$16 for a *very* non-performant material? If this was intended for use in high-detail scenes, not meant for gameplay, one would generally just use a flipbook animation, or looping HD video texture (both of which are higher quality and available for free all over). I love options, but c'mon, that's pretty steep. $5, maybe. And you can loop in materials, using custom HLSL nodes. Also, there are better ways of doing this, all around. Somewhere on the forums, Ryan Brucks (of Epic fame) himself touched on this. I've personally been working on a cool water material (not "material blueprint", thankyouverymuch) and utility functions, and am close to the quality achieved here, sitting at ~180 instructions with everything "turned on". The kicker? It's pure procedural. No textures are needed. So this is cool, no doubt about that. In my humble opinion though, it's not "good". It doesn't run fast, and it's more complicated than it needs to be.
Lee is right - you can use a gradient effect when you vertex paint in your chosen 3d modelling platform (I've done it in max), meaning the wind effect shifts from nothing to maximum along the length of the leaf/branch/whatever.
I'm fairly certain you can vertex paint the bottoms of the foliage and control the movement using vertex colors along with the wind node. I did this in an earlier project and was able to create a scene with grass that moved less and less as it went down until stationary. I created the grass and painted the vertexes black to red (bottom to top) in Maya.
A long time ago Interplay Entertainment used to make and publish great games. One of those games was the original Fallout. The series, while not a big blockbuster, had a direct sequel. There was a third title as well code-named Van Buren. The project never came to be, as Bethesda bought the Fallout license and took the game in a totally different direction. However, there are still hundreds of fans out there, wishing to see the original vision of Fallout 3.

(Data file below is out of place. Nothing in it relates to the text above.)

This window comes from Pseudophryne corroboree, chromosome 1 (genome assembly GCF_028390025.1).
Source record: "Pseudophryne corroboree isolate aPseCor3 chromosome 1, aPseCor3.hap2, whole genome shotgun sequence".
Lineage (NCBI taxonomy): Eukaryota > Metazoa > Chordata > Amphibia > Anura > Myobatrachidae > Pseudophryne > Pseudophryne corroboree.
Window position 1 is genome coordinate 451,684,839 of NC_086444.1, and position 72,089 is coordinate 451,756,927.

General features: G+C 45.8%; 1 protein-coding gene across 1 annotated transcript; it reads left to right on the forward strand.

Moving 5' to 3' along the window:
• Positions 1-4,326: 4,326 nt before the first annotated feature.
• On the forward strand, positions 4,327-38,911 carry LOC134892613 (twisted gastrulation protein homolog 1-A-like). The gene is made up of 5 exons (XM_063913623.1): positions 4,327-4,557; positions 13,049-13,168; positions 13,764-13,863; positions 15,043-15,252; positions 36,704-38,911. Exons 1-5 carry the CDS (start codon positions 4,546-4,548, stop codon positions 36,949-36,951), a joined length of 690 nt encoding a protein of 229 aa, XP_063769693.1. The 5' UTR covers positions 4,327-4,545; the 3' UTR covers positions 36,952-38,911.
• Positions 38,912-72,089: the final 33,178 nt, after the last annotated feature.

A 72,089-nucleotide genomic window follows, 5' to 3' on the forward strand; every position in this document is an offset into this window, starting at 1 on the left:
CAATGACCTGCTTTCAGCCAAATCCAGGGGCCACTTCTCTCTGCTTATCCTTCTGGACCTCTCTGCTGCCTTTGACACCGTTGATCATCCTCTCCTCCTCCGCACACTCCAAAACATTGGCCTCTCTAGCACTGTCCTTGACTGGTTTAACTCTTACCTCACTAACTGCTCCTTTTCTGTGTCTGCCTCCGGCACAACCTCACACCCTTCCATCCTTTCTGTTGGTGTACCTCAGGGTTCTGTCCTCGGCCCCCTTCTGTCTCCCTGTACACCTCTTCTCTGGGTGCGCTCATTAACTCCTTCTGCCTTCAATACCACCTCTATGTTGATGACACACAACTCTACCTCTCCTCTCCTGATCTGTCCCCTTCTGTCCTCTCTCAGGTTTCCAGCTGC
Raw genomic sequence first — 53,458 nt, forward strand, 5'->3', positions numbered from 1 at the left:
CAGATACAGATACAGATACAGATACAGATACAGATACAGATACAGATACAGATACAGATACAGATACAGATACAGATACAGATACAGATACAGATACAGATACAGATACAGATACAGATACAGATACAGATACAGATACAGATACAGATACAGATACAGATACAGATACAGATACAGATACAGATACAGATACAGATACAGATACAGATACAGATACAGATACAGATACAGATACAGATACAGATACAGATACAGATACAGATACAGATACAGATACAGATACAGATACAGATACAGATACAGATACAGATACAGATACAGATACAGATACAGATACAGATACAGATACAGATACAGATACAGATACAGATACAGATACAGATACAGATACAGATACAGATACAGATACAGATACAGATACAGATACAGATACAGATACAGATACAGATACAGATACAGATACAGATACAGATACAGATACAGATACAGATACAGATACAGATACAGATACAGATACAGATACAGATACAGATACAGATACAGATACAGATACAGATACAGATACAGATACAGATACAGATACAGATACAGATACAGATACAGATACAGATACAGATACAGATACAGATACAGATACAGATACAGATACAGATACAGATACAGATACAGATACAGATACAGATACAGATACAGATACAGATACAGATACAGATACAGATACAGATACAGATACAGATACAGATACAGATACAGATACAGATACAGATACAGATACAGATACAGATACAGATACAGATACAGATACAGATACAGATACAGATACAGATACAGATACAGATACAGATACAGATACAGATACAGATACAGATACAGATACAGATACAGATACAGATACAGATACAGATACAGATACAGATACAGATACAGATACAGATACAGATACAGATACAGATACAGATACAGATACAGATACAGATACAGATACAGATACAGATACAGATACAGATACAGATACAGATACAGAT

For these hardcore fans Chris Avellone (Van Buren‘s designer) talked at NYU Game Center’s Practice 2015 conference about the game and its pen and paper roots. Polygon was lucky enough to witness the talk and lived to tell about it. The greatest thing was the tabletop nature of the game. Fallout 3: Van Buren was based on tabletop mechanics which could be practiced by designers in the office. The whole prototype was built with paper and a pencil. The game was basically a huge book, filled with hundreds of cool ideas.
Interestingly enough some of the ideas of Van Buren were taken into Fallout: New Vegas. A lot of the characters and areas from the canceled game made it into the world of New Vegas. For example, you could really influence the whole Wasteland and communicate extensively with your partners. These features are present in New Vegas.Iit’s great to know that we had at least a glimpse of what the original game had to ofer.
If you want to learn more about Van Buren be sure to check out this link. The tech demo of the game is also available for download.